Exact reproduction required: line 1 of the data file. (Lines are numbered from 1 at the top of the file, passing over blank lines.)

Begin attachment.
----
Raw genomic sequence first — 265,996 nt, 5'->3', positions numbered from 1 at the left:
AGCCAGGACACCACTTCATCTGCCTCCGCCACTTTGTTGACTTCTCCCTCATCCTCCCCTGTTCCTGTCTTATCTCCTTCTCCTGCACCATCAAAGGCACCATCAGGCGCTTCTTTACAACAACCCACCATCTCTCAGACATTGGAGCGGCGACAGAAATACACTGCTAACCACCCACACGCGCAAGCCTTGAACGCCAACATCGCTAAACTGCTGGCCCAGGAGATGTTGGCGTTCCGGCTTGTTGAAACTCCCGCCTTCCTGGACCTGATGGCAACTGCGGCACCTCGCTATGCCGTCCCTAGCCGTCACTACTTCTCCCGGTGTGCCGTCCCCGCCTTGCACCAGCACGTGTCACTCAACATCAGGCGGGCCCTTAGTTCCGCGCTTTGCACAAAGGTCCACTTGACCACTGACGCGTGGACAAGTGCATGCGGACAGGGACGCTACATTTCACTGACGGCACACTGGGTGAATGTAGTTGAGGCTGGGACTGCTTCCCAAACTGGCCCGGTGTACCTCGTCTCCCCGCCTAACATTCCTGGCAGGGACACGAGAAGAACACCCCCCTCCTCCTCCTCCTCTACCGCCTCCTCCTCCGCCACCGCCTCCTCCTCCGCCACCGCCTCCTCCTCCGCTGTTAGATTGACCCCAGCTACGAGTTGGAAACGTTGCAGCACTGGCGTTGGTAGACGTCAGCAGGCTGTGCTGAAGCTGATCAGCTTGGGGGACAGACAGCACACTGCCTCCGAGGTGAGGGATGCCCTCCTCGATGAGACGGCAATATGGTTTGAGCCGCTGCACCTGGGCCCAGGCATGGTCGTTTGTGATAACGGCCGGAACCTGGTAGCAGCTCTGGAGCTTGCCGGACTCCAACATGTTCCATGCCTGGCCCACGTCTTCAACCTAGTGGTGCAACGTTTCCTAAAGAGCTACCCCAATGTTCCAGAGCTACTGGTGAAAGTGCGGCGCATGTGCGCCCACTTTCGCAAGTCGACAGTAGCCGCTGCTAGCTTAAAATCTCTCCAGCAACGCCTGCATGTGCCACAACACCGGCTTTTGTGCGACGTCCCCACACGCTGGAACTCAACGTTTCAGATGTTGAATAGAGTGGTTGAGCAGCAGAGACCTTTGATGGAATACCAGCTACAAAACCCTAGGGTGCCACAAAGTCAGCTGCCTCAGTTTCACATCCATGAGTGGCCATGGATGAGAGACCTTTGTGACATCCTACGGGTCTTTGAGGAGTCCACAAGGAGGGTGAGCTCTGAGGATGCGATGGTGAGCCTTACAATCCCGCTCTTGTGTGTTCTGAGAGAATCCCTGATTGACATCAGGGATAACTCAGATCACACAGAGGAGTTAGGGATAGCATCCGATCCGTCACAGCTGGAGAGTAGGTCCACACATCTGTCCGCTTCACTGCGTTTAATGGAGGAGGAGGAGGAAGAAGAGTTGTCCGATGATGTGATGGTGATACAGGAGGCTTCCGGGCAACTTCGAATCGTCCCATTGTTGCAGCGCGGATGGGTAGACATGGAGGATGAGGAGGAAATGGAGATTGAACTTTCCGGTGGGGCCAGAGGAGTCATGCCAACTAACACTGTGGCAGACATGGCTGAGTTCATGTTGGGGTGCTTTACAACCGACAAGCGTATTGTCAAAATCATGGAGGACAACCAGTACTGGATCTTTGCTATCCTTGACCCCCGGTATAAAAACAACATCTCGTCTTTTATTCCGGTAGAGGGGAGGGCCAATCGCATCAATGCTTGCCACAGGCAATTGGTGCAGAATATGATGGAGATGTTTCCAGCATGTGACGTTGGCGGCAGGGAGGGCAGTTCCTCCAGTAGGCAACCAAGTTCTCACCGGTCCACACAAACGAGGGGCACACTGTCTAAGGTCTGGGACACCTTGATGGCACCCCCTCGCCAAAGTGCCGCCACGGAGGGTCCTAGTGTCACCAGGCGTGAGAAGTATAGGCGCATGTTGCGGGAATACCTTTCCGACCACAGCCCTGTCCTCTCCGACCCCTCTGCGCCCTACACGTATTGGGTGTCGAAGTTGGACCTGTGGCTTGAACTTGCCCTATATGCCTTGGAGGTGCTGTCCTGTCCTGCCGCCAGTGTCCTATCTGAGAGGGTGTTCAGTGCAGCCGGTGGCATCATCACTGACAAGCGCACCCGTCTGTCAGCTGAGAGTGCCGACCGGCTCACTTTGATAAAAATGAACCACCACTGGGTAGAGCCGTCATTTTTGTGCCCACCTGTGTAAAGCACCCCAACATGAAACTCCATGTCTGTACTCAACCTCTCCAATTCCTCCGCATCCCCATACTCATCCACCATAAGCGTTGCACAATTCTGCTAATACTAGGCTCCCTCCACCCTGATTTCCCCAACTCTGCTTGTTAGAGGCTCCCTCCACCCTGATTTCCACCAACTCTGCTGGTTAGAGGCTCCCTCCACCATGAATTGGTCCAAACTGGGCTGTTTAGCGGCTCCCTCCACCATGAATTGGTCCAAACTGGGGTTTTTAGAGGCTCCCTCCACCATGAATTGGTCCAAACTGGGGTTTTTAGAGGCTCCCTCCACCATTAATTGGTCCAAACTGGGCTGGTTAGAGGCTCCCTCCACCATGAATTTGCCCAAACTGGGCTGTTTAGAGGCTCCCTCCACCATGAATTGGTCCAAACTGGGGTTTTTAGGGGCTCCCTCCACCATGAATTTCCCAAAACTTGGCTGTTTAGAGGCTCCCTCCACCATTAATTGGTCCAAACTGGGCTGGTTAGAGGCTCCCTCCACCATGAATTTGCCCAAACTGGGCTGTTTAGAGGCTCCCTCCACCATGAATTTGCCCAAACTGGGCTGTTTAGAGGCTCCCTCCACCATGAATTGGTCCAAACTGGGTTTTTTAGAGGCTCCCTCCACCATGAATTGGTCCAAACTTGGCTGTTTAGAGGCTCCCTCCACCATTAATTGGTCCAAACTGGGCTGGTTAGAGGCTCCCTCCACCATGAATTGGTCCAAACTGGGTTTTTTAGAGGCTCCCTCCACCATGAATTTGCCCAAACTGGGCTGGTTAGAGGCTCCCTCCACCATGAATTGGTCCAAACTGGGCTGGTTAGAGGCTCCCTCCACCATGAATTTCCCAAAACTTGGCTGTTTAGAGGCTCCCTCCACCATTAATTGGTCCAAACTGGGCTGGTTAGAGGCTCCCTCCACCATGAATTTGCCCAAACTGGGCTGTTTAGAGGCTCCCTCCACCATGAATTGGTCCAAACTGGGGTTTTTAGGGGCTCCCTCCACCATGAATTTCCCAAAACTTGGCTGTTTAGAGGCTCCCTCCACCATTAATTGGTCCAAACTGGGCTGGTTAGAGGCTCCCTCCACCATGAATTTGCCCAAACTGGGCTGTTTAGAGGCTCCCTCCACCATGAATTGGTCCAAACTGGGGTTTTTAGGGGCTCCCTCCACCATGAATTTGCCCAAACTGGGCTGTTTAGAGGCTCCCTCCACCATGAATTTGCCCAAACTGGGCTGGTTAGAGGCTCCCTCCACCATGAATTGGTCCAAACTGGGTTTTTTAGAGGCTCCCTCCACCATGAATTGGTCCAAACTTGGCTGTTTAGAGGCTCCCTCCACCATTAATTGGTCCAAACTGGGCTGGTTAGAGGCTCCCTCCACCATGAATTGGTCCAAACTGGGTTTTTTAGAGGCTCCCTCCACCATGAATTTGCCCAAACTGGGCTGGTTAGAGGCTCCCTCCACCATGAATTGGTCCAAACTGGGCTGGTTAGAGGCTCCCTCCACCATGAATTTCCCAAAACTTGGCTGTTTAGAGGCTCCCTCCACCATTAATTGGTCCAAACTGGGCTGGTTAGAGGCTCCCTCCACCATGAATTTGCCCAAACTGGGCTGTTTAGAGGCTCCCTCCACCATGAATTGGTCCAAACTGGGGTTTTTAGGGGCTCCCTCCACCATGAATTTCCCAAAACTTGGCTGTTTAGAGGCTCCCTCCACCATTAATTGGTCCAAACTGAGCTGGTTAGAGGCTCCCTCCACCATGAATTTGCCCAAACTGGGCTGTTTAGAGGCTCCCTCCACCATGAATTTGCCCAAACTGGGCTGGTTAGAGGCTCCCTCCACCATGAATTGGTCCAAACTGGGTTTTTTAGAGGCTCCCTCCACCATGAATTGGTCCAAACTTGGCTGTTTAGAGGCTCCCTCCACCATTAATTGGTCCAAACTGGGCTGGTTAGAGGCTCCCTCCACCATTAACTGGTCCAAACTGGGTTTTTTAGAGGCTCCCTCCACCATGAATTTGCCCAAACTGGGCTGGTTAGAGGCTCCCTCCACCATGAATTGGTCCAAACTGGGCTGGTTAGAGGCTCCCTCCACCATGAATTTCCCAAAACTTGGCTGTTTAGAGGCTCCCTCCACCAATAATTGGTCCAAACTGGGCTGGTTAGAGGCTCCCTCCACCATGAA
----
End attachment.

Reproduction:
Raw genomic sequence first — 265,996 nt, 5'->3', positions numbered from 1 at the left: